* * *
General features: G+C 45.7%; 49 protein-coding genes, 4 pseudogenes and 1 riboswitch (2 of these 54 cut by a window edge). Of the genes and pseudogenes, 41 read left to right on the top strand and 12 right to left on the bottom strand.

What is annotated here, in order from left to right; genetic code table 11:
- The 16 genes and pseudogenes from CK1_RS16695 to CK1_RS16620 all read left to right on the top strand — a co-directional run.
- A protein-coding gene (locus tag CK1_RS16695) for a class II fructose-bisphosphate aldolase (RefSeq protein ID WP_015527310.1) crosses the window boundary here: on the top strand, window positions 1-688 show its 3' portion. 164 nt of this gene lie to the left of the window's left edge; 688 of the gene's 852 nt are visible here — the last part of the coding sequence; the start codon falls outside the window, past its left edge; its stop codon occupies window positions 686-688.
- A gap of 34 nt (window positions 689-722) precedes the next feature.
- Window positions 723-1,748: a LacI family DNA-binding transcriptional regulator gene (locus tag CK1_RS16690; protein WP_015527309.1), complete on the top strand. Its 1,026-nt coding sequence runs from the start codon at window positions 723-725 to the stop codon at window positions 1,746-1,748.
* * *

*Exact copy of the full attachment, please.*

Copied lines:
General features: G+C 45.7%; 49 protein-coding genes, 4 pseudogenes and 1 riboswitch (2 of these 54 cut by a window edge). Of the genes and pseudogenes, 41 read left to right on the top strand and 12 right to left on the bottom strand.

What is annotated here, in order from left to right; genetic code table 11:
- The 16 genes and pseudogenes from CK1_RS16695 to CK1_RS16620 all read left to right on the top strand — a co-directional run.
- A protein-coding gene (locus tag CK1_RS16695) for a class II fructose-bisphosphate aldolase (RefSeq protein ID WP_015527310.1) crosses the window boundary here: on the top strand, window positions 1-688 show its 3' portion. 164 nt of this gene lie to the left of the window's left edge; 688 of the gene's 852 nt are visible here — the last part of the coding sequence; the start codon falls outside the window, past its left edge; its stop codon occupies window positions 686-688.
- A gap of 34 nt (window positions 689-722) precedes the next feature.
- Window positions 723-1,748: a LacI family DNA-binding transcriptional regulator gene (locus tag CK1_RS16690; protein WP_015527309.1), complete on the top strand. Its 1,026-nt coding sequence runs from the start codon at window positions 723-725 to the stop codon at window positions 1,746-1,748.